By: Mary Anne Mercer, IH Section representative in the Trade and Health Forum
The International Health Section is part of the Trade and Health Forum, an intersectional group that aims to inform and activate members on how various aspects of trade affects health, both at home and in the rest of the world. That topic is a bit of a mystery to most of us. But as globalization becomes ever more evident, the relevance of its effects on health is more obvious.
Take the COVID-19 pandemic, for example. If there is one key lesson to be learned from this past year, it’s that we will only be able to crush the pandemic here when it can be done everywhere. And an important strategy to making that happen is to step up access to the new vaccines as quickly and as widely as possible. “Herd immunity” can only be reached safely by massive levels of immunizations.
Right now the 84% of the world’s population that lives in low and middle-income countries is at a huge disadvantage because of rules of the World Trade Organization (WTO) constraining the development of generic drugs and vaccines. Those of us who were involved in the early response to AIDS in Africa see eerie parallels with that time. The first drugs to treat AIDS were too costly for low-income countries to adopt. I worked with a health program in Mozambique in the late 1990’s, and it was only after an Indian pharmaceutical company, CIPLA, began producing generic versions of the triple-drug therapy in 2001 that we were able to support drug treatment for people living with HIV and AIDS. As a result of that delay of more than a dozen years—during which HIV spread unchecked in countries unable to afford drug treatment—some 15 million Africans died of AIDS.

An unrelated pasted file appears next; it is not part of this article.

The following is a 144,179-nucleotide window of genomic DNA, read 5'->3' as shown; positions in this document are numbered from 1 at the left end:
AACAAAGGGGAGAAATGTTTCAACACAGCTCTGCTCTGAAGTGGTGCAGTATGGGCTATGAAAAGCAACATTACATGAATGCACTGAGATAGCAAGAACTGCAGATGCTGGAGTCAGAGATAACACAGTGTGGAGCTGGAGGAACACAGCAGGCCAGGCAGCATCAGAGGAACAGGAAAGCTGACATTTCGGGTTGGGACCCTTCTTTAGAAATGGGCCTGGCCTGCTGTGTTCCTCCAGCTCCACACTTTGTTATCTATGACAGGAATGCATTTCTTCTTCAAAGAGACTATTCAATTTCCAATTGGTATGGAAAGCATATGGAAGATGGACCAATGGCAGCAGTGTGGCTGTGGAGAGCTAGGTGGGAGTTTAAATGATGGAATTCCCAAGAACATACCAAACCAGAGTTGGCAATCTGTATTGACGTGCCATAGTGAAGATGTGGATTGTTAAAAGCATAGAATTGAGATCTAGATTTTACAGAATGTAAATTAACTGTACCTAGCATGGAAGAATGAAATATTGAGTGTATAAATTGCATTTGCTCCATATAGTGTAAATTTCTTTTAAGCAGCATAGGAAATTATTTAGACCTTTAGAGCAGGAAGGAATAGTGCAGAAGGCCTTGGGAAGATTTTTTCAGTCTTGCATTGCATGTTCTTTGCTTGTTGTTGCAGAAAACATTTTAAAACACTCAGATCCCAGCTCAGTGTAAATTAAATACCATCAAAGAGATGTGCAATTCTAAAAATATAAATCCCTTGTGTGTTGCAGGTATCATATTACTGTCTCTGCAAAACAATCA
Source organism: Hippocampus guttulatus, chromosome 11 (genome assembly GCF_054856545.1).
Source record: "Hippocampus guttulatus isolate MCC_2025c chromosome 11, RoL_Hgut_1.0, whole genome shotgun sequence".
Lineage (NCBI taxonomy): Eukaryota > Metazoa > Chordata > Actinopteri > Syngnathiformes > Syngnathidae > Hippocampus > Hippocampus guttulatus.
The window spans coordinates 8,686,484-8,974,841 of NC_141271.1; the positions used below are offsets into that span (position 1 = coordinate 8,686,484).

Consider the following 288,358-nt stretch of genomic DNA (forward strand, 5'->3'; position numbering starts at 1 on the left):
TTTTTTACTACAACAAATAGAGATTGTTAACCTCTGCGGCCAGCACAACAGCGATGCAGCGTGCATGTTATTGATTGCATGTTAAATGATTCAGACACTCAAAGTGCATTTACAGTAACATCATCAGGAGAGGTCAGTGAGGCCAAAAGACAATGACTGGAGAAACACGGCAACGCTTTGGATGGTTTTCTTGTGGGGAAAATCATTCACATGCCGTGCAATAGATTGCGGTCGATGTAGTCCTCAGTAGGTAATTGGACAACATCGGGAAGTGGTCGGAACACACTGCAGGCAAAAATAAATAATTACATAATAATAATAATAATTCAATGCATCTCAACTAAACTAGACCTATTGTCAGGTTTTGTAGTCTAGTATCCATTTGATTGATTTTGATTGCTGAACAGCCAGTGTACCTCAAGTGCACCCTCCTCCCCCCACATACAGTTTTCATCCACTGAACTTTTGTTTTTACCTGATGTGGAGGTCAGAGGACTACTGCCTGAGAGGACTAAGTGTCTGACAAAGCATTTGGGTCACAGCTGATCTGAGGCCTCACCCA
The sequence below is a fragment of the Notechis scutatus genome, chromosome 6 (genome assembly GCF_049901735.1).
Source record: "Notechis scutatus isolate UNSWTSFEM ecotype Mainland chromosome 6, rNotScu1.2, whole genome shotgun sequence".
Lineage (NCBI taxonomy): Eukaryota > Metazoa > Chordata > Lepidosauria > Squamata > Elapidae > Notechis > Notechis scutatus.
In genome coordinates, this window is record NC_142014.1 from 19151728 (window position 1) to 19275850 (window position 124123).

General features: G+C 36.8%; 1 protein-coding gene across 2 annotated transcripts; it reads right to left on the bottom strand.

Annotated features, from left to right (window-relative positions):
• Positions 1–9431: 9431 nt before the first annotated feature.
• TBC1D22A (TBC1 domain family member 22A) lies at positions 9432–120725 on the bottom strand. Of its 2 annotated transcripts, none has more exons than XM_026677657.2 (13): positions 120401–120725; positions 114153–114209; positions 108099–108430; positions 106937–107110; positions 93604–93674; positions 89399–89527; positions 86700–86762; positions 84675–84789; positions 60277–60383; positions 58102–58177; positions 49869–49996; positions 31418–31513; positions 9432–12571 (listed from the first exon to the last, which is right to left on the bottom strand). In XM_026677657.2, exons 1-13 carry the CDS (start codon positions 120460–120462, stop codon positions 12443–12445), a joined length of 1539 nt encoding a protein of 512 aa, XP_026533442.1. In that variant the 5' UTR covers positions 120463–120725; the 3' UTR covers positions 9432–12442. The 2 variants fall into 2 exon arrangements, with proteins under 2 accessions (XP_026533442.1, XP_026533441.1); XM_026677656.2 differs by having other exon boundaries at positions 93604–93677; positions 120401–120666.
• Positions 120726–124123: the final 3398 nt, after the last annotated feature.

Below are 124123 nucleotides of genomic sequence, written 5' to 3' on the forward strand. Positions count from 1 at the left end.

Right now global access to the vaccine is an important issue that is central to concerns of the Trade and Health group. The WTO patent regulations in question are documented as Trade-Related Intellectual Property right section (TRIPS). The WTO can temporarily waive the patents on COVID vaccines to allow generics to be developed—which would allow a massive scale-up of the immunization effort. The proposal to issue an emergency TRIPS waiver for the period of the pandemic has wide support in low and middle income countries but, so far, is opposed by the currently US administration as well as several other of the rich countries.
The essence of the patent waiver controversy is, of course, the bottom line. Pharmaceutical profits tend to be substantial; it’s estimated that the profit margin for the Pfizer vaccine, for example, will be four billion dollars by the time the pandemic ends. The US could be a leader in supporting the proposed TRIPS waiver, but so far has not indicated it’s willing to take that stand.